It warms my heart to see younger bands trying their hand at the European melodic power metal style popularized in the late 1990s and early 2000s, but largely forsaken over the last decade or so. In the interests of clarity, I’m not talking about the strain of Euro power metal featuring layers upon layers of keyboards, weak high-pitched vocals, frilly shirts and tra la la melodies. No, the kind of Euro power metal I love – and that is vastly underrepresented in the marketplace today – is the guitar-driven, stout-riffing, anthemic-chorus kind of stuff that traces its lineage directly to the likes of early Helloween, Attack, Scanner, Iron Savior, Hammerfall, early Nocturnal Rites, early Steel Attack, early Nostradameus, Freternia, Ironware, Morifade, and so on, with nods to early Stratovarius/Sonata Arctica along the way (see the song “Frozen” for some prime Strat worship, but the keyboard quotient in most of the other tracks is far lower).
Veonity is part of a new generation of bands that aims to keep that particular flame burning. The Swedes’ debut album, ‘Gladiator’s Tale,’ released last year on Spain’s Sliptrick Records quite properly turned some heads and started some buzz. Striking while the iron’s hot, the lads are already back with their second full-length album, entitled ‘Into the Void.’ A few things have changed this time around. Most notably, rather than using session vocalists like they did on ‘Gladiator’s Tale,’ Veonity guitarist Anders Skold has taken over the lead vocal duties himself. In all honesty, he does a fantastic job, with his clear, powerful, charismatic voice being sufficiently strong that it makes me wonder why he didn’t handle the lead vocals from the outset. (Probably because playing guitar and singing these songs at the same time may be hellishly difficult, but that’s just a guess.) Also, Veonity have jettisoned the gladiator concept in favor of a dystopian space-themed record about a refugee from the dying Earth who discovers new life and hope in deep space. If you’re thinking “that sounds like the kind of story Iron Savior might write,” well, Veonity apparently had the same idea because no less a luminary than Piet Sielck (the undisputed king of sci-fi themed Euro power metal with balls) appears and contributes guest vocals on one song (“Awake,” which also features a pounding Iron Savior-approved guitar riff).
What hasn’t changed, however, is Veonity’s commitment to quality songwriting, killer anthems, big swelling singalong choirs, powerful guitars and plenty of speed. ‘Into the Void’ ticks all the right boxes for aficionados of European melodic power metal. The choir-fueled choruses on nearly every song are addictive, the songs are littered with catchy melodies, fine neoclassical guitar solos appear often, and Veonity aren’t afraid to crank up the double-bass drums on a good many tracks. Opener “When Humanity is Gone” goes right into Gamma Ray “Beyond the Black Hole”-meets-Sonata-Arctica mode, which is a nice way to kick things off. In addition to being a strong tune with a massive speedy chorus, “Solar Storm” bears the distinction of lyrics that not-so-subtly namecheck some of Veonity’s biggest influences (Hammerfall, Gamma Ray, Heavenly, Freedom Call). Very clever, guys, and good for you for making the hat tip explicit. It’s always right to give credit to those who paved the way. Pre-release singles “In the Void” and “Warriors of Time” are simply monster hymns that capture the essence of Veonity beautifully, the latter channeling a certain Kai Hansen vibe circa the mighty ‘Somewhere Out in Space’ record, albeit with the big Hammerfall-type choirs. Oh, and just try to listen to the punchy, mid-paced “Heart on Fire” without singing along to that chorus. I dare you. It’s just not possible. The production job, courtesy of Ronny Milianowicz and Veonity, is very clear and clean, pristine and powerful, with the guitars and vocals out front just like they should be for this kind of music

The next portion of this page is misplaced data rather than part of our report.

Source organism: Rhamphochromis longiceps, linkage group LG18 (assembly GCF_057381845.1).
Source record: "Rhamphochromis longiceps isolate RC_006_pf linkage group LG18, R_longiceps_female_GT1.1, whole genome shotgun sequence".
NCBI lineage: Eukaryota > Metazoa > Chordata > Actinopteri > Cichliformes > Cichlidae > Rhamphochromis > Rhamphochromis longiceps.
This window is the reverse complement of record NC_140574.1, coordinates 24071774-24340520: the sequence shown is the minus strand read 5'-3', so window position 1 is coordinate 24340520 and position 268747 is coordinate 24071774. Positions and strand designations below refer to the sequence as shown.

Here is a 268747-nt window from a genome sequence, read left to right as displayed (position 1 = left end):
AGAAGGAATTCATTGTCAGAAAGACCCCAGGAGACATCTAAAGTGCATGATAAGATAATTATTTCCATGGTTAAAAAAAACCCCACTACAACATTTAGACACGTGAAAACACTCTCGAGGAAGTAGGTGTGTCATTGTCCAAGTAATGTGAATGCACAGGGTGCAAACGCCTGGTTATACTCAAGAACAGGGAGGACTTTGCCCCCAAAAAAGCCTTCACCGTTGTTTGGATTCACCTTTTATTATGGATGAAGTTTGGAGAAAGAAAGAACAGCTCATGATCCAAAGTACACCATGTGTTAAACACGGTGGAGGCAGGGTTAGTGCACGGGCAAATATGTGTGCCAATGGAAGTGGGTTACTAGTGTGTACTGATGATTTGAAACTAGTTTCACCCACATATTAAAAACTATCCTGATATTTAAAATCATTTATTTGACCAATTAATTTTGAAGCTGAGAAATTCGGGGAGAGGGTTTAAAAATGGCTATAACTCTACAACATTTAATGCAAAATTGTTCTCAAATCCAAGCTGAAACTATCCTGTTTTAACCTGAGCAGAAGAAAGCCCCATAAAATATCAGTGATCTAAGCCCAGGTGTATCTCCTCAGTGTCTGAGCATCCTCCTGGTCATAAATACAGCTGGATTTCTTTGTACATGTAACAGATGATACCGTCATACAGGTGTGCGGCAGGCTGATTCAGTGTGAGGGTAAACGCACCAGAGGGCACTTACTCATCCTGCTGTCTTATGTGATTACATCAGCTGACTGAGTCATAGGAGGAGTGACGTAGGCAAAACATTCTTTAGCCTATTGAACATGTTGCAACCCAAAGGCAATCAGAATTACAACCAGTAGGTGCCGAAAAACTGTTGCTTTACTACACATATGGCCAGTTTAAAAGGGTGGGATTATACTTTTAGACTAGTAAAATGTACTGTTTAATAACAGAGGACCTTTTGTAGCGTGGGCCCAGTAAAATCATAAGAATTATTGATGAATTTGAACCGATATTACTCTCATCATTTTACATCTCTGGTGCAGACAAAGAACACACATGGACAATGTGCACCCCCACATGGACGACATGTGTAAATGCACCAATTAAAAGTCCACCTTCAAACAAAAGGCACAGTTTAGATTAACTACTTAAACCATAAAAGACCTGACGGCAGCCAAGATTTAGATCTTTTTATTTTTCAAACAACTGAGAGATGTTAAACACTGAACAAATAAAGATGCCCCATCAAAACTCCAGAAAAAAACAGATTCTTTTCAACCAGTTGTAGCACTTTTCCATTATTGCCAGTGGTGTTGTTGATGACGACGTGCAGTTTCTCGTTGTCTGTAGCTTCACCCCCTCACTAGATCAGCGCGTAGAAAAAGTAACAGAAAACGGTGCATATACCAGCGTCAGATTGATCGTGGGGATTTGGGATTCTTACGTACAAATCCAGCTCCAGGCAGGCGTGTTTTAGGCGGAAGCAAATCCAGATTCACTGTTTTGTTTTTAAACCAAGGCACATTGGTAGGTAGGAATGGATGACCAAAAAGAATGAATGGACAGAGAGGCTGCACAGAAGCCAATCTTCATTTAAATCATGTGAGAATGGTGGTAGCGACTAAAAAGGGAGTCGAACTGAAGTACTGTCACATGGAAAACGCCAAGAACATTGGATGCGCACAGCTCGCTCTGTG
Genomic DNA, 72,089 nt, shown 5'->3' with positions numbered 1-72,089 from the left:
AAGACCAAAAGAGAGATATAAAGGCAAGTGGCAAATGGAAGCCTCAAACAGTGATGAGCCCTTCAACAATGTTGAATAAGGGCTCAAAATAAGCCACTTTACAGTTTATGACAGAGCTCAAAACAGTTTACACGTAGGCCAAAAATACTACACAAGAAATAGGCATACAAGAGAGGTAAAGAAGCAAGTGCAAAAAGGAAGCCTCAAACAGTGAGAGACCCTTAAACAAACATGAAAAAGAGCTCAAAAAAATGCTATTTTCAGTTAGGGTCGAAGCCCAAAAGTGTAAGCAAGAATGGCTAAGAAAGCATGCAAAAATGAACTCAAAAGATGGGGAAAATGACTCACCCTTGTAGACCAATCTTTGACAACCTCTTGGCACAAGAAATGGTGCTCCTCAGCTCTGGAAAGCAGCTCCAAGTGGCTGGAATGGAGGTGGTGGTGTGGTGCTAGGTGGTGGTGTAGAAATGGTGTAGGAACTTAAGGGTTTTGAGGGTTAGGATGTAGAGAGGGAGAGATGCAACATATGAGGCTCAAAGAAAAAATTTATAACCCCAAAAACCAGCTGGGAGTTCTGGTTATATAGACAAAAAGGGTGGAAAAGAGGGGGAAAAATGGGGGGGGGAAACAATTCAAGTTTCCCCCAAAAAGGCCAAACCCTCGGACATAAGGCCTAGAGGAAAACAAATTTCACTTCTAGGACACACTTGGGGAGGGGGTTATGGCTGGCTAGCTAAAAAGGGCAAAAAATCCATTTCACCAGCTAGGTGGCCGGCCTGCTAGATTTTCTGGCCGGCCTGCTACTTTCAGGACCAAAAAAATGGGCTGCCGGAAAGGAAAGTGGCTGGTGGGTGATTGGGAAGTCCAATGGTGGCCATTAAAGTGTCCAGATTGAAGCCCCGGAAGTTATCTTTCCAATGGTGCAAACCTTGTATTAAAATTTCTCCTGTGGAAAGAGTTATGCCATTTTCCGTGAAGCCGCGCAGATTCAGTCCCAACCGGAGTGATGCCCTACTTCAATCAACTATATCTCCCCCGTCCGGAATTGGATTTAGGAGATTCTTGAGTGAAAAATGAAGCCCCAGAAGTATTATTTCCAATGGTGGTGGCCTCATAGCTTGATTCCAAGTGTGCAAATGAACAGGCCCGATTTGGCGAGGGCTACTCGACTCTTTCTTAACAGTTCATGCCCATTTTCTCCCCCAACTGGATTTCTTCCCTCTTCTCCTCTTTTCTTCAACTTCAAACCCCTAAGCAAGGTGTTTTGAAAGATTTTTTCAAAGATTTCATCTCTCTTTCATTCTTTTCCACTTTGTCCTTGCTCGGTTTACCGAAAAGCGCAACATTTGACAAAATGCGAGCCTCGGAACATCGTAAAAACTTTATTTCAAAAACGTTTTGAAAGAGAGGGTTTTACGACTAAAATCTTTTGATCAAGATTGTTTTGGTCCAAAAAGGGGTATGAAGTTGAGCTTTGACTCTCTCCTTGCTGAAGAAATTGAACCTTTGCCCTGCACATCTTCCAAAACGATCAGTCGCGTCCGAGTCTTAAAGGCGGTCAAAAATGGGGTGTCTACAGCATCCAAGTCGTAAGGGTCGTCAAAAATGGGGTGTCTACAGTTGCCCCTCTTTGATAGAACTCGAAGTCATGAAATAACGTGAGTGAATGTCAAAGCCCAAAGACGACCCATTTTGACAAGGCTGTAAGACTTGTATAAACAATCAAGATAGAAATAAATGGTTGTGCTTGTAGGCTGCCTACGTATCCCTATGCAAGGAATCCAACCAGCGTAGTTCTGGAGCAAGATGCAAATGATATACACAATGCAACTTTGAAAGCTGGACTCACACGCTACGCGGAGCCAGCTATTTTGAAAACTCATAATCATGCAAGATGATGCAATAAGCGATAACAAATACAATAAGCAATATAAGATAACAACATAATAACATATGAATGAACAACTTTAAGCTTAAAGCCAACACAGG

If there’s a criticism to be leveled at ‘Into the Void,’ it’s that Veonity have made a very safe melodic power metal record that hews closely to both genre conventions and the band’s influences. I can overlook that shortcoming, however, when everything is executed as superbly as Veonity have done here. This really is an expertly conceived, written and performed European power metal album, so it’s little wonder that some corners of the Internet find Veonity awash in breathless plaudits and ovations. The other potential downside is that at 12 songs and 55 minutes, ‘Into the Void’ really does feel longer than it needs to be, and perhaps wears out its welcome before the mighty “Winds of Faith” puts an exclamation point on the proceedings. But the fundamental truth remains that Veonity have crafted an exceptional album of happy, uplifting, but still powerful Swedish power metal that is certain to warm the hearts of devotees of the style. Euro power metal album of the year? Quite possibly.
~ Review by Kit Ekman ~